There exists in Scarborough public Library a ships log. This was written by William Cammish who was the master of the Brig, Aurora. Most of the entries concern the day to day navigational and weather reports. There were often twelve reports each day of the longitude and latitude and wiond directions. However, the log seems to have been used as a jotting pad for the rest of the Cammish family - drafts of love letters!
Most log books contain weather reports and day to day activities on the ship. This ships log was no different to any other. It contains references such as :
"This day begins with light winds and pleasant weather. No duty dun. This day is sabbath"
"Still laying at anchor in Gibraltar Bay. People employed in repairing sails. Carpentor employed caulking the ship. Pumps carefully attended to"
"All sails set to best advantage"
"This day begins with clearer weather. Raised all sails. Three hands employed watering the ship. The remainder of the hands employed variously. The day ends with foggy weather."
"People employed repairing the foremast"
"Commences with strong gales and cloudy weather. Heavy sea. Ship labouring heavy and shipping much water"
During the various voyages between 1851 and 1853 the Aurora visited various ports such as Southampton, Shields, Alexandria, Glasgow, Constantinople and Quebec.
Randomly placed through the book are what appears to be draught letters of various kinds. One was written by Thomas Robert Cammish to his sweetheart Sally. It went as follows -
"Dear Sally, I have long been in love with you but was afraid to tell you... I am almost like a fool and unfit for company. I think of you all day and at night. I dream of my dear Sally. I am well settled in work. My wages are eighteen shillings a week. You and I can live on that and I will bring it home untouched on a saturday evening. I will not go to any alehouse but as soon as my work is done return home to my dear sally."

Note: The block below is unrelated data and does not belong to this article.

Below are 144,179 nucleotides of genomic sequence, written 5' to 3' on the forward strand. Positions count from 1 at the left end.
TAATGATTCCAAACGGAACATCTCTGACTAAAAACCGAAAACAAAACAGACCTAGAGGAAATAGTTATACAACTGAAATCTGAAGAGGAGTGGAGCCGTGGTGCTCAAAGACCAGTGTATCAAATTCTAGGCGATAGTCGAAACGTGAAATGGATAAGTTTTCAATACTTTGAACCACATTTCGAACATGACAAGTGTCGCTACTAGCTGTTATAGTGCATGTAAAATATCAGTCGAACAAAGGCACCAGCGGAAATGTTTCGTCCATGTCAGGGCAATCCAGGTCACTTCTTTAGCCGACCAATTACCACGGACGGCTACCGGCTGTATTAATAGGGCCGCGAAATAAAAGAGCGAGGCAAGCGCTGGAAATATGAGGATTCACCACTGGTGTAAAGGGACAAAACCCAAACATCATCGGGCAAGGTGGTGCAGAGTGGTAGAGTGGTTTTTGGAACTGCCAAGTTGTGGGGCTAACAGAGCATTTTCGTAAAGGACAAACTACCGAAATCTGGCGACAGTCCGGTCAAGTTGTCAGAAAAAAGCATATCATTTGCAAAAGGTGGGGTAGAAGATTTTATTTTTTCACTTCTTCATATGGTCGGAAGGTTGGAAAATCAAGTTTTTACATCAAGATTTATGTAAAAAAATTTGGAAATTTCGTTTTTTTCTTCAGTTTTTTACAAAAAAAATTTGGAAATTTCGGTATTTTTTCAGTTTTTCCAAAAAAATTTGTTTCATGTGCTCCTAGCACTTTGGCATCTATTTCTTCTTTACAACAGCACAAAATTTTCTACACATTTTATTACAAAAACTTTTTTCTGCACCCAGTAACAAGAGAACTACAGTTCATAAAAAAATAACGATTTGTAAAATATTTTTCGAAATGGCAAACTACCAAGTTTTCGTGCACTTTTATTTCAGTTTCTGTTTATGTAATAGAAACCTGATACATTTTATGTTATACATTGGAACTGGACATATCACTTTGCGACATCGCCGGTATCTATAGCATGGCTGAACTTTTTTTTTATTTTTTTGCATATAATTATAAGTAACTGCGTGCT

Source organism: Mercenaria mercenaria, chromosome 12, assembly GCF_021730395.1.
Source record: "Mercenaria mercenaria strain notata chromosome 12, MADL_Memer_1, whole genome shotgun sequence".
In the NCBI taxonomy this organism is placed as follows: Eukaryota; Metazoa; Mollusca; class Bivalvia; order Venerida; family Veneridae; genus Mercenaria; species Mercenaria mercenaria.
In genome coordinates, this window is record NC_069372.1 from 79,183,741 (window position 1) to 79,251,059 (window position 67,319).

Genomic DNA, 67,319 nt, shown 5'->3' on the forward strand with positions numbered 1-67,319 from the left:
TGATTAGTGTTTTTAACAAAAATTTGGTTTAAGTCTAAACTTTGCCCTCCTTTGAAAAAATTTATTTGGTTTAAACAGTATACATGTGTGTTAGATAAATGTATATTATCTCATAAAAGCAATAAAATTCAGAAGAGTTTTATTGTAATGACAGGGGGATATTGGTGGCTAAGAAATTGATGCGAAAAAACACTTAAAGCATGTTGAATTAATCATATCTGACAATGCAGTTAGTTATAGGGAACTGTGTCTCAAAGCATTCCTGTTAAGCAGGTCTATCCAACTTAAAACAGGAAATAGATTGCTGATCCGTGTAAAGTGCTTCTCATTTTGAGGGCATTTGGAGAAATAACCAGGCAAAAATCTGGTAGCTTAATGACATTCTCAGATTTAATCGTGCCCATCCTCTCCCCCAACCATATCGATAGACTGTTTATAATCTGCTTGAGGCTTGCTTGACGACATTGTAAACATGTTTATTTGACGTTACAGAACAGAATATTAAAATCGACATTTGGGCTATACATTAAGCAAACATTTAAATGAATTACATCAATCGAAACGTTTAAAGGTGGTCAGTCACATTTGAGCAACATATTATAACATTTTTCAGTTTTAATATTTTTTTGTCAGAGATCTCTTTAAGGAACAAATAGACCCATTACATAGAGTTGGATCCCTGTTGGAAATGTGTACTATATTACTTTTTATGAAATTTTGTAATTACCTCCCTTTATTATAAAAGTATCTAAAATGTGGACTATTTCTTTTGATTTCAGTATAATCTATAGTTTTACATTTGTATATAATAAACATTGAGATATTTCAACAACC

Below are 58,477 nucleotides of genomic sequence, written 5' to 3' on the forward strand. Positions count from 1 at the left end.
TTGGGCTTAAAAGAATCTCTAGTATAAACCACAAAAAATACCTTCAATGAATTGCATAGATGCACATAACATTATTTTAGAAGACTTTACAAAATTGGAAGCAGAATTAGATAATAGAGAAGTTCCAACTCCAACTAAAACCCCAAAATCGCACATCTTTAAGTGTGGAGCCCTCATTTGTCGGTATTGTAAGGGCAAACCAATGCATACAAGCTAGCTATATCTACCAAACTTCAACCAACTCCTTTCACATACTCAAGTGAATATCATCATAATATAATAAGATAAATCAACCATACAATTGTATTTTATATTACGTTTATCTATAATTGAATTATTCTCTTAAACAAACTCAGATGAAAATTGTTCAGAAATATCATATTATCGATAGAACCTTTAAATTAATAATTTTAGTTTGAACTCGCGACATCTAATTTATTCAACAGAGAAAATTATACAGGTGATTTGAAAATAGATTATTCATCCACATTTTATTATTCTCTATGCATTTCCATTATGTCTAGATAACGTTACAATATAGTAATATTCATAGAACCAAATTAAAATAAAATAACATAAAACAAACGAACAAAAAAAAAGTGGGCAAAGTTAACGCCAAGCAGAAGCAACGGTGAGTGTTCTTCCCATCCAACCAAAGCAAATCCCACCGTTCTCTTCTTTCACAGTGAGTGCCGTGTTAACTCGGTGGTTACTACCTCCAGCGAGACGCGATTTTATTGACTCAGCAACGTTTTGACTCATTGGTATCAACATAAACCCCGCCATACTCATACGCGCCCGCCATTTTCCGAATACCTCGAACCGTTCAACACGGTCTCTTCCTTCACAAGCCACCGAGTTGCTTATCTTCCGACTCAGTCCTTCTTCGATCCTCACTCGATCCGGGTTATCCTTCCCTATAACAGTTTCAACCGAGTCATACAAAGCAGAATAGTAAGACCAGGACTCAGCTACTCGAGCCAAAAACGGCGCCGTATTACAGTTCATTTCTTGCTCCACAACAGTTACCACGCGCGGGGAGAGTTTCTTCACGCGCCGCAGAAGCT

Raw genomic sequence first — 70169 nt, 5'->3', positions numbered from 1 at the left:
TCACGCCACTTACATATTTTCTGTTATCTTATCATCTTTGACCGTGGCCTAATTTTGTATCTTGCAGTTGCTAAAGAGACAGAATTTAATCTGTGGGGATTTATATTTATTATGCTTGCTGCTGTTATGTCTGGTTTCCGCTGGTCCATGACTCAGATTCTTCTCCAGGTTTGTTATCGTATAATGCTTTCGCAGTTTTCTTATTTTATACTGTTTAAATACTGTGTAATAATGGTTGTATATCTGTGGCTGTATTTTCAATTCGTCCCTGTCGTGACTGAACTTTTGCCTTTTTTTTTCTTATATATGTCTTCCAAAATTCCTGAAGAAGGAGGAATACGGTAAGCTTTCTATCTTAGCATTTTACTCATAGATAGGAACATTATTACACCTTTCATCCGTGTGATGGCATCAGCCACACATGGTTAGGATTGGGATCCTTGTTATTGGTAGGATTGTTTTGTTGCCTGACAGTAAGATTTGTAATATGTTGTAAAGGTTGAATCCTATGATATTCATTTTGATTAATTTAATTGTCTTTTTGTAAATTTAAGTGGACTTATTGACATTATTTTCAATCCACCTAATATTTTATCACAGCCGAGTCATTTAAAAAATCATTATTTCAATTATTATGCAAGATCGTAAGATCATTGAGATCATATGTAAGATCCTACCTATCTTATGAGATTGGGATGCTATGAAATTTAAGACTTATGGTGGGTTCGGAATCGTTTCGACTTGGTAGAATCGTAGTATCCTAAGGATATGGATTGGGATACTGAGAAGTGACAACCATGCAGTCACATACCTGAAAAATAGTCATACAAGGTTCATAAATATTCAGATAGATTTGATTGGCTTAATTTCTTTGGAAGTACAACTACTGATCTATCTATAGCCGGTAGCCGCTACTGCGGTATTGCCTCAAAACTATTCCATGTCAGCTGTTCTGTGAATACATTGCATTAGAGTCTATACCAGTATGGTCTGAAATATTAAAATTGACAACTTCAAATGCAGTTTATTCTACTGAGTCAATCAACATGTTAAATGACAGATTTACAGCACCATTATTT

In the different section of the book appears to be another letter which could easily have been written by Elizabeth Cammish. This was probably a daughter of the ships master. Perhaps she wrote this draught letter whilst he was ashore. It went as follows -
"Dear Jack, I received your very kind letters but I don't know what to say in answer. I would be glad to marry yet you men are so deceiving that there is no such thing as trusting you. There is Tom Timber the carpentor and Jack ... (here it becoes illegible"
Other jottings and doodles include a paragraph on the christian delights, the glory or god and the voice of the father and ships master - William Cammish. These were illegible but they mention the mans life since his wife died. Mr Cammish was obviously very philosophical in his later years talking of 'God in History'.
The Aurora was shipwrecked in 1856. It foundered in a heavy gale 6th September, 1856. The crew spent two days in the rigging before they were rescued.
At one point the ships was used as a scrapbook. It featured pictures cut out of various odd looking and beautiful fish - such as lump fish, the frog fish, the trunk fish, the hammer head and the Pipe fish. There was a newspaper cut out of Scarborough elections since 1832. Also a number of inspiring drawings with captions such as "The orphan Musician" and cartoons with captions such as "The only single lady at the station".